Plaintiff also has the burden to prove that the property was used with due care. Ultimately, sidewalk cases against a government entity live and die on proving actual or constructive notice of the condition. At least in the City of Los Angeles, due to a variety of factors, sidewalks have been inspected and evaluated, just not repaired, and there are many fruitful avenues for proving actual or constructive notice, or even the creation of the condition.
Sidewalks in Los Angeles – A brief history
Sidewalks in Los Angeles are notoriously a disaster. Pick a street, any street, at random and you are likely to find sidewalks in disrepair. The main reason for this is simple: Approximately 100 years ago, the City of Los Angeles planted hundreds of trees across the City without any study into the potential impact to come. The City then failed to maintain these trees as their roots grew so large that they consistently lifted portions of the sidewalk at random, creating tripping hazards on every path.
While this of course creates a danger for every person walking in the City of Los Angeles, the lifts are so large that they impede those with mobility disabilities from accessing the City’s sidewalks, curb ramps, crosswalks, pedestrian crossings, and other walkways. This impediment was the subject of the Willits class action lawsuit, and ultimately resulted in the Willits settlement. As part of the settlement, the City of Los Angeles committed $1.37 billion dollars over 30 years to fixing sidewalks. Sidewalks across the City of Los Angeles are evaluated pursuant to a prioritization system created by the City of Los Angeles Bureau of Engineering, which assigned different point values depending on a variety of factors. The City of Los Angeles entered into the Willits settlement in 2015.
A collision course with Vision Zero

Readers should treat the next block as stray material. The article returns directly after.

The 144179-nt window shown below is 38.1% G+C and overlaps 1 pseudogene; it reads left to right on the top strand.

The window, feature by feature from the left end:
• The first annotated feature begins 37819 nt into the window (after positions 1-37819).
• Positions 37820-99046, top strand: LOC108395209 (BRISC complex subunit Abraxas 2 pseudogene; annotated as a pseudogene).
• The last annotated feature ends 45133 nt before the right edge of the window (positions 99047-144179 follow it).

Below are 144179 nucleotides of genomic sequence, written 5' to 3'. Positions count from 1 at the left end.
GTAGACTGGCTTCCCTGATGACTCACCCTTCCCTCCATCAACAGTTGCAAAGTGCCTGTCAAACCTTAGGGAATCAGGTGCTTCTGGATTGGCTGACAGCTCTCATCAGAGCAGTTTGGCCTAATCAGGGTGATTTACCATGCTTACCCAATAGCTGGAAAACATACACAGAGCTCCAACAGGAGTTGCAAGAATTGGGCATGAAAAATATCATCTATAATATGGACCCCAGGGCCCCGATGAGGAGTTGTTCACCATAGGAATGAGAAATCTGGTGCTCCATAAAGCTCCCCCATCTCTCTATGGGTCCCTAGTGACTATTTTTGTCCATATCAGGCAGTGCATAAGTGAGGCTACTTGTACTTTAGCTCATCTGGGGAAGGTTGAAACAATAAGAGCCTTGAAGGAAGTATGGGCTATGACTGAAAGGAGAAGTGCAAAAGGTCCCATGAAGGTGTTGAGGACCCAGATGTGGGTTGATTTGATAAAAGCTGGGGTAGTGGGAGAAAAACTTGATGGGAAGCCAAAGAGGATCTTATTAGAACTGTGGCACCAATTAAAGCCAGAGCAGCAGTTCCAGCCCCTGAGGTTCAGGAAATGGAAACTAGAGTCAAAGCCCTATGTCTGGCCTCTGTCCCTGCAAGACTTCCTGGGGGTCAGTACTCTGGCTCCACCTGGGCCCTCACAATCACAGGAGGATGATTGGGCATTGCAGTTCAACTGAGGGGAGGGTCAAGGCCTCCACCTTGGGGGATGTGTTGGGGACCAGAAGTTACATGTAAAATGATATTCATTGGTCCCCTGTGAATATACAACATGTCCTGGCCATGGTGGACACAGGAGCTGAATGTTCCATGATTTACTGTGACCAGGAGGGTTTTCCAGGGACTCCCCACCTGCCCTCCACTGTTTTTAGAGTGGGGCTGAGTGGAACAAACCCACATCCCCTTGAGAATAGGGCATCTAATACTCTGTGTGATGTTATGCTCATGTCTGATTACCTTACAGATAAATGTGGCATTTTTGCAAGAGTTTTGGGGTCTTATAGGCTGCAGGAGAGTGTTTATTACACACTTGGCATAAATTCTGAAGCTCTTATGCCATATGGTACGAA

At the same time the City negotiated the Willits settlement and committed $1.37 billion dollars to repairs, the City of Los Angeles also became a Vision Zero signatory. Vision Zero is a project originating out of Sweden, with the goal of eliminating all traffic-related deaths. As part of Vision Zero, communities (they can be cities, counties, etc.) have to provide specific plans and metrics they will meet for eliminating high risk threats, known as “High Injury Network.” In the City of Los Angeles, more than 200 people are killed in traffic crashes per year, and nearly half of those are people walking or bicycling. Most often, they are children or older adults.
The City of Los Angeles Bureau of Engineering came up with a prioritization system for how to repair and address these sidewalks. The Board of Engineering’s initial scoring system allocated points based on a variety of factors, including whether the sidewalk defect was specifically named in the Willits settlement and whether the defect was in an area that is part of a High Injury Network.
Evaluating/scoring sidewalk damage
As the City of Los Angeles continued to struggle making progress repairing sidewalks, the City Council voted to instruct the Bureau of Engineering to adjust its allocation score, effectively deprioritizing the repairs at Vision Zero High Injury Network locations.